Ah, university Muslim Students’ Associations, where would we be without you? A lot of us would be single, no doubt. Here’s the story of yet another cross-cultural MSA couple, enjoy! 😀

*Disclaimer: author’s identity has been kept anonymous.

1.) How and when did you first meet your husband? What were your first impressions of each other?
We were both on the MSA shura at uni (how original) and worked on a project together so got to know each other that way. I actually used to confuse him for one of the other guys on the shura at first so it took me a while to remember his name lol! He was very focused at the time which was something I liked but it took quite a while for me to actually think of him as anything other than a friend. His first impression of me was apparently of someone who was really smiley and just a little bit ditzy. Hey, opposites attract!

2.) How did you guys commence getting to know each other?
We were working on a project together at the time so had frequent meetings and got to know each pretty well pretty quickly. It definitely wasn’t love at first sight for me but friends were telling me all the time that he was interested- I just couldn’t see it. Eventually we had a bit of an awkward conversation online where we both sort of admitted that we liked each other in a very roundabout way and it kind of went from there. Needless to say, meetings got pretty awkward after that!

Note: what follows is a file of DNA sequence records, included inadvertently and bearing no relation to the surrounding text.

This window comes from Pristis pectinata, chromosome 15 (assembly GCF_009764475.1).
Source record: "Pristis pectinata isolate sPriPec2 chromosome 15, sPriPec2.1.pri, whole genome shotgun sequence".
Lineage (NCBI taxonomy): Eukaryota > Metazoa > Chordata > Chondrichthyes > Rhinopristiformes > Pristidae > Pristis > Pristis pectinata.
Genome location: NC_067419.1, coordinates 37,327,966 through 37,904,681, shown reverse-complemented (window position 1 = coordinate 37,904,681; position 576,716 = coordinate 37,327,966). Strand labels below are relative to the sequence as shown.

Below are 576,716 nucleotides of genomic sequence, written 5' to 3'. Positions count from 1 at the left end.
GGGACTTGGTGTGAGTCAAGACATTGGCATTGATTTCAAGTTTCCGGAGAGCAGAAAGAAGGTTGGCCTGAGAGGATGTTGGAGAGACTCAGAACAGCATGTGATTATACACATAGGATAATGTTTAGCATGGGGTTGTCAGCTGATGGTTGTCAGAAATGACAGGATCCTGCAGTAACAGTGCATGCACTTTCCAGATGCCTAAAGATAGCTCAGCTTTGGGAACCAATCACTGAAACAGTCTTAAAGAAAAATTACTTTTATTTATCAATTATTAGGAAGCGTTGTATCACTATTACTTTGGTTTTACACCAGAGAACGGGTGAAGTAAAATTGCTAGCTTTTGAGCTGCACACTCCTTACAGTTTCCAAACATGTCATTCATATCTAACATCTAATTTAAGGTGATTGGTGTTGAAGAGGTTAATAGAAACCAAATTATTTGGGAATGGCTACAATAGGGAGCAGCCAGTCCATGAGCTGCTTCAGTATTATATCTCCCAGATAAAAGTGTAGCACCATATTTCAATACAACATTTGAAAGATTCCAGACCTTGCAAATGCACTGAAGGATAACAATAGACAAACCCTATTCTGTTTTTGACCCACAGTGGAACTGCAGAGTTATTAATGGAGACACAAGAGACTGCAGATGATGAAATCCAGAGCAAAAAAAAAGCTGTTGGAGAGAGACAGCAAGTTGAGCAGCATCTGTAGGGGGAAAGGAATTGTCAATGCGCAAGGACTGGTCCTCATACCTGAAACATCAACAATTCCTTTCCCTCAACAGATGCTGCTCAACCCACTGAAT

3.) How did you get to know each other? (i.e. phone, email etc)
We were friends first so we used to catch up when we were at uni to get to know each other, phone calls, emails etc. Our parents knew that we were getting to know each other so it wasn’t in secret or anything like that. They were pretty flexible about it and knew it was inevitable given we were at uni and on the shura together.

4.) How long did you get to know each other before you got married?
Our relationship was slightly complicated given we both came from different cultures, we were both at uni and he moved interstate for work while I had to stay here to finish my degree. We knew each other for 3 years before we got married and were engaged for about 2 and half of those years. I cant say it was a particularly pleasant time given the length of time but it gives you the opportunity to really get to know someone before tying the knot.

5.) What were the main obstacles, if any, as you got to know each other?